The retired Memphis cop who should be punished: Tire Nichols’ family

A Memphis police warden who withdrew on welfare shortly before he was due to be fired for his role in Tyre Nichols’ caning should be held accountable, Nichols’ stepfather said Saturday.

“We will not allow this lieutenant to retire thinking that he can escape the consequences of his actions. The community will not allow this,” Rodney Wells said during a rally at Rev. Al Sharpton’s National Action Network headquarters.

The retired lieutenant was identified as DeWayne Smith in records obtained by the media on Friday.

“This shield does not authorize you to go out and commit murder. Hopefully through all of this we get justice for Tire and justice for all other families going through this hardship,” Well said during his performance in Harlem.

Documents revealed that Smith, who was at the scene when 29-year-old Nichols was beaten, heard him say “I can’t breathe” but did not seek medical attention or remove his handcuffs.

Tire Santa Claus
RowVaughn Wells says the police description of her son Tire Nichols, who was drunk or on drugs, made no sense.
Ben Crump Law

Smith also told Nichols’ family that he was driving under the influence – although there was no information to support a charge, the documents say. Investigators said Smith ruled Nichols was drugged or intoxicated without evidence, and video caught him arriving at the scene telling Nichols, “You took something.”

Smith’s retirement came shortly before his dismissal hearing.

RowVaughn Wells and Rodney Wells
Tire Nichols’ mother tearfully shares with her husband how her son died while speaking to the National Action Network.
JC Reis

Tire Nichols' parents, RowVaughn Wells and Rodney Wells, speak to Al Sharpton on the National Action Network.
Nichols’ parents were joined on stage by Rev. Al Sharpton.
JC Reis

Seven other Memphis officers were fired after Nichols died following the Jan. 7 traffic delay, and five of them were charged with second-degree murder.

Nichols’ mother, RowVaughn Wells, said officers banged on her door on January 7 to let her know that Nichols had been arrested for driving under the influence of alcohol.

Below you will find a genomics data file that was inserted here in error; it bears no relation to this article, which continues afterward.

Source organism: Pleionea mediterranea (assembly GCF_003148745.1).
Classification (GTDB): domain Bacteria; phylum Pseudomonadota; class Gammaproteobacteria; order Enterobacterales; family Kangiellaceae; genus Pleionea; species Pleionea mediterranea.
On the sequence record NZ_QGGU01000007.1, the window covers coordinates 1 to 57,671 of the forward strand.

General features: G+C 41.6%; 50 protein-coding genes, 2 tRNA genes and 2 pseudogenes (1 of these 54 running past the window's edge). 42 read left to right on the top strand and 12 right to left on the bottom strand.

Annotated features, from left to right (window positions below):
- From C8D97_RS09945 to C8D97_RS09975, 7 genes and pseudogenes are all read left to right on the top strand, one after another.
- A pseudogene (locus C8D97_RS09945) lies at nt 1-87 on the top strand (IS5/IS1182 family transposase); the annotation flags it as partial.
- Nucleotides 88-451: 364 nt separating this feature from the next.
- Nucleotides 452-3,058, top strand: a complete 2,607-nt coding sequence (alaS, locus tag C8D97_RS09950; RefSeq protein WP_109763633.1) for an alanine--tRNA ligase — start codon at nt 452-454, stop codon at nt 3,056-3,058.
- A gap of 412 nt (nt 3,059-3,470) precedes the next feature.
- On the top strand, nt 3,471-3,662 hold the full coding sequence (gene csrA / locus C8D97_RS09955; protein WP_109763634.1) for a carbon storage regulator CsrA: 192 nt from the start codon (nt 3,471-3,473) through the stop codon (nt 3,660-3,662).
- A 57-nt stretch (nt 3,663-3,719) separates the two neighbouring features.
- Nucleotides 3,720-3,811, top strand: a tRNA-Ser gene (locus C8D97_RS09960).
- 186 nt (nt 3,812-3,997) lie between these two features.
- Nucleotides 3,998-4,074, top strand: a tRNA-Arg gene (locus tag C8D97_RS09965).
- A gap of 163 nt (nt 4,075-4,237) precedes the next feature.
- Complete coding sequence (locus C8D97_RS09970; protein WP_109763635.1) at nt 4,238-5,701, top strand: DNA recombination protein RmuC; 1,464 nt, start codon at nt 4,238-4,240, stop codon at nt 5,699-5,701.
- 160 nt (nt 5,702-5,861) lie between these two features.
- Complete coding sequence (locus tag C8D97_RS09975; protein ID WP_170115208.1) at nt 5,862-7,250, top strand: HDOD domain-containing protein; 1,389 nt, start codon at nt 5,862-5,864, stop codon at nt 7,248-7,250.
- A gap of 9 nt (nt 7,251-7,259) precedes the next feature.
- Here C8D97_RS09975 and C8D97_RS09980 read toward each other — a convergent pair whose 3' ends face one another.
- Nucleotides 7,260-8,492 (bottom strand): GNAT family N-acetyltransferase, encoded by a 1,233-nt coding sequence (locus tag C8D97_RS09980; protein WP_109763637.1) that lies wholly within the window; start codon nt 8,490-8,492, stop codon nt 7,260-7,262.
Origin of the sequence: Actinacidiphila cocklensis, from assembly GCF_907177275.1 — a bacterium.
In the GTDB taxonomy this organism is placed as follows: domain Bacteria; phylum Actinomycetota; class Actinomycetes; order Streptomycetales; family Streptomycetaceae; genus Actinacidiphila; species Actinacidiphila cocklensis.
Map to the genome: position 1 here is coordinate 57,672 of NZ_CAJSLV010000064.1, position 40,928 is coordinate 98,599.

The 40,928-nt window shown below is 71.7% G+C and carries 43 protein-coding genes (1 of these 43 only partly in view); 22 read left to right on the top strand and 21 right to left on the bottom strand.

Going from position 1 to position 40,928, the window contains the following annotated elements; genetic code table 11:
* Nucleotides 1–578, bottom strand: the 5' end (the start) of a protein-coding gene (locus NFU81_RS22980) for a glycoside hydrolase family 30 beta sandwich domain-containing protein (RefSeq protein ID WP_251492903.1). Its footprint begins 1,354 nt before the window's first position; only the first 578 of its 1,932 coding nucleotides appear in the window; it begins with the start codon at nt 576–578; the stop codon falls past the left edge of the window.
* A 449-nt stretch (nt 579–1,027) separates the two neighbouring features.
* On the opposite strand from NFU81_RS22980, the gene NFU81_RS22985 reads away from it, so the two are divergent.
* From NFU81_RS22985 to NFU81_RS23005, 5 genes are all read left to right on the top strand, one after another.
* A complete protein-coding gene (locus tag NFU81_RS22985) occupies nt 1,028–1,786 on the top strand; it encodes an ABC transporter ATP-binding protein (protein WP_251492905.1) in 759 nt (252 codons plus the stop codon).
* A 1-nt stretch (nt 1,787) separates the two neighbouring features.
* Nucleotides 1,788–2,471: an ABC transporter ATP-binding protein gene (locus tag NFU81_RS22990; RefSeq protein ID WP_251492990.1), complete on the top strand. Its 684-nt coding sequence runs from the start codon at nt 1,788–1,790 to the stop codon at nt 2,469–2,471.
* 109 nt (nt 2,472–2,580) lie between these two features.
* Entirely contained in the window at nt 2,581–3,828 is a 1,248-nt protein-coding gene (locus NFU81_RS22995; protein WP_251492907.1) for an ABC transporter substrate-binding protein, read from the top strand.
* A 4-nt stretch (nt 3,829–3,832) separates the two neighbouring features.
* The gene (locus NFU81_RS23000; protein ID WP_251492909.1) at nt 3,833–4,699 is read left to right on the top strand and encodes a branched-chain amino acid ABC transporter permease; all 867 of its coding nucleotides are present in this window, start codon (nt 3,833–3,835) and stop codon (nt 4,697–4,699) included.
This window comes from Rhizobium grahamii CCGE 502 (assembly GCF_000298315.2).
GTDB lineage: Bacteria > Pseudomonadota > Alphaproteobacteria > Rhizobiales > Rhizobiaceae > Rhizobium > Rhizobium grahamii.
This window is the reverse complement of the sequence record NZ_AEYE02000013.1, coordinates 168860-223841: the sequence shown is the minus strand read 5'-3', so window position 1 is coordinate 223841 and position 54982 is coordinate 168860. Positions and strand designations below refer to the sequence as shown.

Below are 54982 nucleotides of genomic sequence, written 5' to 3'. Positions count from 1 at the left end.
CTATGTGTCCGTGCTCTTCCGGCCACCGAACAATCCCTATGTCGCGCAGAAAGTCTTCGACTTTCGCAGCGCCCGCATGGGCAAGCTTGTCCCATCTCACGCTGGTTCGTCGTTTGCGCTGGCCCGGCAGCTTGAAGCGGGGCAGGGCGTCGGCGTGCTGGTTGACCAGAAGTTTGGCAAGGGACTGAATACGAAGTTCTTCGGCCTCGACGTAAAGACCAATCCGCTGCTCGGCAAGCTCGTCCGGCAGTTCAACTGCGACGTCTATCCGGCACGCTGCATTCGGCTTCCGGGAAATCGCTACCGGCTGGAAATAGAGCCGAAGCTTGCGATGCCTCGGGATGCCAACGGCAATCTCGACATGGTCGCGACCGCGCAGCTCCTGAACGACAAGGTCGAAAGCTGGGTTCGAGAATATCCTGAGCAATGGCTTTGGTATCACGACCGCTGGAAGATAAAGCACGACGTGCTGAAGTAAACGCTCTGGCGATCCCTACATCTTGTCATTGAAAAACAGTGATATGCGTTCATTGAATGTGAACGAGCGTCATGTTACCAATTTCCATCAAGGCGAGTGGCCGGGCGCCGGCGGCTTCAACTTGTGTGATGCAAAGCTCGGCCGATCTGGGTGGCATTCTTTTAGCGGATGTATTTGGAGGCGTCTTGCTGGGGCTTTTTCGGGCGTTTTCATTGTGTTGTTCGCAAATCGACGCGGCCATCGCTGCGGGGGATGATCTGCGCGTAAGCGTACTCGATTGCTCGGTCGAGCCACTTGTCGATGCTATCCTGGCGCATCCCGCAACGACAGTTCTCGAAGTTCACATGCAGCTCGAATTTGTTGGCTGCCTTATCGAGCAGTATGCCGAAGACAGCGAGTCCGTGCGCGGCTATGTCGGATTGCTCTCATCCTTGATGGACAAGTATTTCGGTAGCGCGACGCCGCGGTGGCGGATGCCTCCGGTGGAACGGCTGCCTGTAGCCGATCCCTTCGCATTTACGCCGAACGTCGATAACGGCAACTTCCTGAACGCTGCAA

“I was a bit confused because my son doesn’t drink like that. He occasionally has a beer every blue moon, but not in the way they described it,” she said.

Tire Nichols leans against a car after a brutal attack by five Memphis police officers January 7 in Memphis.
Tire Nichols leans against a car after a brutal attack by five Memphis police officers January 7 in Memphis.

She said they also asked if he was on medication or using drugs because he had “superhuman strength.”

“I stand and I go, that doesn’t sound like my son. What are you talking about?” she said.

Wells said Nichols was “just a good boy.”

“He just wanted to live his life and he took control of his life because he has a 5-year-old son,” she said. “He was less than 800 feet from where they caught him and they murdered him and beat him to death.”

Wells said she did not watch videos showing the brutal beating on Nichols, who was screaming for his mother during the attack. He died three days later.

“I didn’t watch the video because I didn’t need to see the video. I’ve already seen what they did to my son. I didn’t have to see how they did it,” he said through tears. The retired Memphis cop who should be punished: Tire Nichols’ family


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